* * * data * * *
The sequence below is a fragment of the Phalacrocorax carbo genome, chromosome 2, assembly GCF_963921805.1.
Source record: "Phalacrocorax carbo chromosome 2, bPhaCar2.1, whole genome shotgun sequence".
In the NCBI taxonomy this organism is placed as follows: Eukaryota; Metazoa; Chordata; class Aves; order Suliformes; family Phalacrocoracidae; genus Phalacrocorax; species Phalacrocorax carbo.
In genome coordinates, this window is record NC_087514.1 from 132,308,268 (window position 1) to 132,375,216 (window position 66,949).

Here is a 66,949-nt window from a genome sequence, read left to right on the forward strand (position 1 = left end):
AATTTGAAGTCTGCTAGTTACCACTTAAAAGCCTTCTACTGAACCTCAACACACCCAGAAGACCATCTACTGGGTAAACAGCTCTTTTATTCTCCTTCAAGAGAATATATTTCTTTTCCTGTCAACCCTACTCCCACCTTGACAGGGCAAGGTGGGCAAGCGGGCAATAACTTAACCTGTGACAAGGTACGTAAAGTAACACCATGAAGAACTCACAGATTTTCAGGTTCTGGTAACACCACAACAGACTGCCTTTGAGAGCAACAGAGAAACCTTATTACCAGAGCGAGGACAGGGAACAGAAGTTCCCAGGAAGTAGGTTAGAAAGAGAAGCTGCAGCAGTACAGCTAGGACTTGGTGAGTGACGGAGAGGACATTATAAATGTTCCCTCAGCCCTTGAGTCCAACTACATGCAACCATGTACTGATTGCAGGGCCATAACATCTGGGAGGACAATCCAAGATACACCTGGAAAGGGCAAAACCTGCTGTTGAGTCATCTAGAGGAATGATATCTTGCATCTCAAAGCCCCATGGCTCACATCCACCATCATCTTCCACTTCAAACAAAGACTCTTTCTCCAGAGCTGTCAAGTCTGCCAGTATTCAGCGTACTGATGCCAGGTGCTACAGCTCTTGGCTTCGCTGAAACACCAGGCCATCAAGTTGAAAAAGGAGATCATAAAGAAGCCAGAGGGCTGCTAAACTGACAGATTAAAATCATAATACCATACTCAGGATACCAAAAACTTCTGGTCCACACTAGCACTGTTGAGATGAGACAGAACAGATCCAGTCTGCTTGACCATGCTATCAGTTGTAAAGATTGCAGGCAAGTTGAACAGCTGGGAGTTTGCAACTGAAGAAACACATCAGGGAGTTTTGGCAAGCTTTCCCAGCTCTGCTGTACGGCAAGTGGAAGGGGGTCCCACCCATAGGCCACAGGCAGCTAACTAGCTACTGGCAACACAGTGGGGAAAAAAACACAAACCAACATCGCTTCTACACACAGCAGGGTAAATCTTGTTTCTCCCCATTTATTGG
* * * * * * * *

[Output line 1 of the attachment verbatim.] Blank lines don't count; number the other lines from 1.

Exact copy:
The sequence below is a fragment of the Phalacrocorax carbo genome, chromosome 2, assembly GCF_963921805.1.